As health plans and other organizations prepare for Health Reform – including meeting Health Exchange requirements and preparing and competing for the expansion in government program business – there is a renewed focus on meeting accreditation and quality measurement requirements. These requirements are promulgated by organizations such as CMS and state regulators and administered by the National Committee on Quality Assurance (NCQA), URAC and other auditors that are certified by these government agencies.
For experienced health plans with generously staffed Quality Management departments this is old hat to them. To others – newer health plans, provider-sponsored health plans and community-based organizations – the language of the requirements can be foreign and the work required to meet them can seem ominous.
There tends to be theme songs to some of the key quality regulations and requirements. What data do you have that shows your knowledge of the population? How do you use the data to identify opportunities in the population? And how do you measure that your initiatives have had any impact?
Tools like MedInsight, with its clinical analytic and the risk scoring capabilities can be very effective in addressing the needs of some of these requirements. Most organizations are using these tools to identify preventive care gaps and address those gaps but many are missing opportunities to address other critical accreditation and quality improvement areas.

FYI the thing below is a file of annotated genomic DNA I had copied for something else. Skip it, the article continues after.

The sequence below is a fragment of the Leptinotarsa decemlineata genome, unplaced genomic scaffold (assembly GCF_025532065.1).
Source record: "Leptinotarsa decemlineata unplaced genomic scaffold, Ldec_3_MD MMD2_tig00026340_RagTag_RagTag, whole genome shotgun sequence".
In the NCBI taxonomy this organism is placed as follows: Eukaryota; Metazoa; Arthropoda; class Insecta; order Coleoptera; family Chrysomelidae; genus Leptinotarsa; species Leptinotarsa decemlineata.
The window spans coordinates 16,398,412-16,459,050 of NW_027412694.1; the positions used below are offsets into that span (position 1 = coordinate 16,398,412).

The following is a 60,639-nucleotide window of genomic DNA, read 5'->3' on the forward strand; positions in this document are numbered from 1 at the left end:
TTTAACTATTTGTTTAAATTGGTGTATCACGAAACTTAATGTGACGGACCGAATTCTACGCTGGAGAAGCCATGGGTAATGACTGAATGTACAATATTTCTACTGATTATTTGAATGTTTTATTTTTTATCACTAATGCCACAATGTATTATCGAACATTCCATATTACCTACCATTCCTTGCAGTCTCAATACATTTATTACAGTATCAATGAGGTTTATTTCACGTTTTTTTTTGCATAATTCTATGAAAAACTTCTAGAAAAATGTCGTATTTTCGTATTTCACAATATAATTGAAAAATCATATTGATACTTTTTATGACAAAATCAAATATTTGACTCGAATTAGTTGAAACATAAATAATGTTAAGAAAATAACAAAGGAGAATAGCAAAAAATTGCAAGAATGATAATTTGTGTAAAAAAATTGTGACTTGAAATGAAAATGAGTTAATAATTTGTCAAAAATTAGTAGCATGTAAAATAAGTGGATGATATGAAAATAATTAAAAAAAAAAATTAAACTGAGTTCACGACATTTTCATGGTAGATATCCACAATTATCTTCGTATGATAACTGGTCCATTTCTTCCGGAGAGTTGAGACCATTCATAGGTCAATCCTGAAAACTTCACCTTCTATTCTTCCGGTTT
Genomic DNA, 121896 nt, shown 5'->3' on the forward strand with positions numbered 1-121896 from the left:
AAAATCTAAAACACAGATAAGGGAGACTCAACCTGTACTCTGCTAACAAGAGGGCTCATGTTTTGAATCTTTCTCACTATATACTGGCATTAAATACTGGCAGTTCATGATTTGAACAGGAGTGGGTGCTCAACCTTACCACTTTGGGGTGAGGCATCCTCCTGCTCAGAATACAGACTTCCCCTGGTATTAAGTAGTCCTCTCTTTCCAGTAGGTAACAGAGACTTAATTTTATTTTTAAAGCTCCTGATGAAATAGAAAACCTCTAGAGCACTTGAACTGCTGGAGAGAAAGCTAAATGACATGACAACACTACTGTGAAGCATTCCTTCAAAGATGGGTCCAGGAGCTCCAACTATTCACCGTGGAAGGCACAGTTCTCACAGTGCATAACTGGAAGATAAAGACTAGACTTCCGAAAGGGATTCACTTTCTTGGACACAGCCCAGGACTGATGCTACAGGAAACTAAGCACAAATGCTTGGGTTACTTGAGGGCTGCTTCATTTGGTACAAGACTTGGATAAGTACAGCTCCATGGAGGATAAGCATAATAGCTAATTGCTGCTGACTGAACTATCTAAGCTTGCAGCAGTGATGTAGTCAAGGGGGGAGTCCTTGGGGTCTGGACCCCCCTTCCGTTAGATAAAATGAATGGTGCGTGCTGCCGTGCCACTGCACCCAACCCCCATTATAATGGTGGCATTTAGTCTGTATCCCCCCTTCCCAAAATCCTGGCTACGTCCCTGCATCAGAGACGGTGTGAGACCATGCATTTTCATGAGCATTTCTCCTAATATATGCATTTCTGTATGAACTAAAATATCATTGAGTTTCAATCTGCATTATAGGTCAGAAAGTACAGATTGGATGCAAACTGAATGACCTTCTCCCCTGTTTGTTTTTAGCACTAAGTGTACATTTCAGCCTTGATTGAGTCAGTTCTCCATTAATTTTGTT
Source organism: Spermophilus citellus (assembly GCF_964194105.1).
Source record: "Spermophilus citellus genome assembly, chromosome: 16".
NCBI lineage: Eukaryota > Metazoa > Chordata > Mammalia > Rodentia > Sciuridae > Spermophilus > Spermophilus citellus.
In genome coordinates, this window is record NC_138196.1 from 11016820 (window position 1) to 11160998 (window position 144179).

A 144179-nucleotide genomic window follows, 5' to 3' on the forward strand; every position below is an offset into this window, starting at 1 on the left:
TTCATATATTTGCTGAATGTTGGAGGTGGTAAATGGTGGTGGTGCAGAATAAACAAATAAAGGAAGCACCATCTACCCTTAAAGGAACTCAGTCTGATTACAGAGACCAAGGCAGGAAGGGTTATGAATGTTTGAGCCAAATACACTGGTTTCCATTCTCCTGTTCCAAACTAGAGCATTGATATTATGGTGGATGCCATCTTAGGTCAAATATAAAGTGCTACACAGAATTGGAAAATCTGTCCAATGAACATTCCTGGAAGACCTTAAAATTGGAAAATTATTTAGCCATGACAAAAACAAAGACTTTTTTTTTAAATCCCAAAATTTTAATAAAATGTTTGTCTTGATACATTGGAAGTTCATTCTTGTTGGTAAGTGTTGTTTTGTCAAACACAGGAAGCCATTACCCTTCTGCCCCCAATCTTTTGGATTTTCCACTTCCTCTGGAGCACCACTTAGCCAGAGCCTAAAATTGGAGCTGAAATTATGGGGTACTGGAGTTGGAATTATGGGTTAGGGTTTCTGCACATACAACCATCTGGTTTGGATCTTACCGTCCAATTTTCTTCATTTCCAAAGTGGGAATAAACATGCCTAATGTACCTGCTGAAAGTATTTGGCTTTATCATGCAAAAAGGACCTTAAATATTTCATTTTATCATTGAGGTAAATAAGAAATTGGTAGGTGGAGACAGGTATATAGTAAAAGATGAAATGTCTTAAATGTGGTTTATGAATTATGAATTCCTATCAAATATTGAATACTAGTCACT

Some of these opportunities include:
- NCQA Health Plan Quality Improvement Standard 7 – requires the ability to identify members with complex illnesses and comorbidities, establish identification methods and conduct an annual population evaluation to determine the continued validity of those methods.
- NCQA Health Plan Quality Improvement Standard 8 – requires the ability to identify condition populations for disease management and implement a stratification approach for selective intervention.
- CMS Special Needs Plan (SNP) Model of Care (MOC)- requires the ability to define the needs of the population, identify frail and high need members and provide interventions based on analysis of population needs.
MedInsight and the Milliman Advanced Risk Adjuster (MARA) provide the ability to efficiently and consistently identify candidates for case and disease management, identify comorbidities and stratify members for targeted intervention. As quality managers and care management leaders gain access to this information these teams will find strong evidence of their ability to meet these accreditation requirements and a solid source of qualified members who will benefit from their programs.